Friday, Sept. 15 is National Concussion Awareness Day -- and while football season powers on, this is the perfect time to undress what you might not know about concussions.
Concussion education and prevention efforts have dramatically improved over the past two decades, according to Richard Figler, M.D., a sports medicine physician at Cleveland Clinic, there are some misconception that still exist.
One major misconception is that a player will show symptoms of a concussion immediately after impact. Concussion symptoms will start immediate after the injury and peak within the first few hours, Figler explained. But, signs and symptoms can be delayed in onset.
"An athlete who has a concussion during the game may not know it until they go home and they start to feel a little bit off," Figler said. "Or even the next day when they go to school, and realize that they're not functioning as well."
According to the Cleveland Clinic, a concussion is a short-term impairment of brain function that is usually caused by a blow to the head, or jolt to the body that affects the head. Concussions will cause symptoms that usually last anywhere from 10-14 days, but in some cases can last even longer. Symptoms can include: headaches, dizziness, feeling light-headed, sensitivity to light and noise, difficulty concentrating or focusing, as well as changes in sleep or behavior.
There have been some rule changes in recent years, aimed at decreasing the number of concussions athletes suffer, such as proper football tackling technique and the elimination of "checking" in some youth hockey leagues.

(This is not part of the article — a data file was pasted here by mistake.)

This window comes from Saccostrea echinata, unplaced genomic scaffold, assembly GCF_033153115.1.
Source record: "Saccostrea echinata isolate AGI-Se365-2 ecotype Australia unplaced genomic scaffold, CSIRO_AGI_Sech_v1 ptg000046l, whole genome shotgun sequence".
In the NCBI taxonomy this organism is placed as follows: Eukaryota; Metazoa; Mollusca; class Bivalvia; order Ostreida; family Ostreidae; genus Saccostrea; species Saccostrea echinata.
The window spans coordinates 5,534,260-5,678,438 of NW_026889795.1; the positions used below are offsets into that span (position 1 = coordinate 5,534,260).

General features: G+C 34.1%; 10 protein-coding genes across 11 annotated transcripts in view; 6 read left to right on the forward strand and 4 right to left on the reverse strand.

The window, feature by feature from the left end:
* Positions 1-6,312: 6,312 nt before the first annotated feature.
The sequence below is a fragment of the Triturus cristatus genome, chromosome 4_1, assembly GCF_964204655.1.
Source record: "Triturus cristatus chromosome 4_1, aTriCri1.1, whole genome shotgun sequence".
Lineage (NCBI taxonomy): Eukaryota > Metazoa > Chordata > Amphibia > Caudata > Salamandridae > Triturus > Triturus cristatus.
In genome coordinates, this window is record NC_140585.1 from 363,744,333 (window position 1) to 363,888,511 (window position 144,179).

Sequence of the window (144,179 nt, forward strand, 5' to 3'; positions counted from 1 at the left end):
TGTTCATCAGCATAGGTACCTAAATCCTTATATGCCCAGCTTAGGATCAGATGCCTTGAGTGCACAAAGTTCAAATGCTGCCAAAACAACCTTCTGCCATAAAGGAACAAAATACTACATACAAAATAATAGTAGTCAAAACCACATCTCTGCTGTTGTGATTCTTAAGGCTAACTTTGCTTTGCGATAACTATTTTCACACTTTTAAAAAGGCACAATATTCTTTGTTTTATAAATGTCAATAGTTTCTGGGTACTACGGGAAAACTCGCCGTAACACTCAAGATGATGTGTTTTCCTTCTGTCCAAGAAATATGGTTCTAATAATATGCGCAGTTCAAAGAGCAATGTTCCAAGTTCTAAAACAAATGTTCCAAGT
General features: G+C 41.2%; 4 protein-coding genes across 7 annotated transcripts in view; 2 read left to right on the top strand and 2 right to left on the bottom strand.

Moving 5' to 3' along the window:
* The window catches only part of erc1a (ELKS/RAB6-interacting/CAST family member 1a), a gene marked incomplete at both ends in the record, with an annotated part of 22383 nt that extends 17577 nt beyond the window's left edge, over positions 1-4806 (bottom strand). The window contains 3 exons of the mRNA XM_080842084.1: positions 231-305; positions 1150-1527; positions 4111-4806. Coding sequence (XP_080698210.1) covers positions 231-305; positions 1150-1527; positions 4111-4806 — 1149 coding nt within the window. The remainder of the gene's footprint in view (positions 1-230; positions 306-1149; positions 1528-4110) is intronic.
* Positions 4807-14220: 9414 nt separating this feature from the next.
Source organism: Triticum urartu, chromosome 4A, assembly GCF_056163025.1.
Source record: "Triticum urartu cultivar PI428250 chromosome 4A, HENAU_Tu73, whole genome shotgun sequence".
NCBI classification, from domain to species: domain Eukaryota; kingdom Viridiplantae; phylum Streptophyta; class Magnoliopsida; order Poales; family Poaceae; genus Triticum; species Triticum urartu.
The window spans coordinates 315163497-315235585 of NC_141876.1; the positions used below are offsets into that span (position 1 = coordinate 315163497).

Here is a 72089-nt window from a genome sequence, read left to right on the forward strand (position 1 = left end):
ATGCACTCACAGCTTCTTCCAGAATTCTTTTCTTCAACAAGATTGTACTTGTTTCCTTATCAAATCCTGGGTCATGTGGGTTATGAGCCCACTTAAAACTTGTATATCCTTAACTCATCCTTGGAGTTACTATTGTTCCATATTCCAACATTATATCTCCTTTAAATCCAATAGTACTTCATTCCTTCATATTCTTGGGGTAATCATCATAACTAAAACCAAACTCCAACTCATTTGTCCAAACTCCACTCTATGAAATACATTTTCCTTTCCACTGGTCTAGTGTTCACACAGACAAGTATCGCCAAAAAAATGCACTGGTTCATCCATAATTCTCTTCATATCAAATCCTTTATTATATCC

While there have been many safety advances in equipments that protect athletes, Dr. Figler noted that there is currently no helmet that has been proven to prevent a concussion.
"Helmets do not prevent concussions," said Dr. Figler. "They help with head injuries; they help with facial injuries, but they don't necessarily prevent concussions. They are better than what they used to be and continue to improve, but they're not perfect."
Dr. Figler believes that coaches, players, referees, teachers and parents should be education on how to spot an athletes who are showing signs and symptoms of a concussion. It's crucial for concussed athletes to be removed from the field of play, as soon as possible, to prevent further injury and to get evaluated by a medical professional.
"When athletes are pulled away from the game, right after their injury from a concussion, they start the healing process right away and they don't go out and sustain more trauma or worsen their symptoms, said Dr. Figler. "Trauma could include elevating their heart rate or sustaining another hit to the head. Athletes who start healing right away tend to get better, faster."
For more information about concussions, how to spot the signs and symptoms and some preventative measures visit the Cleveland Clinic's website.
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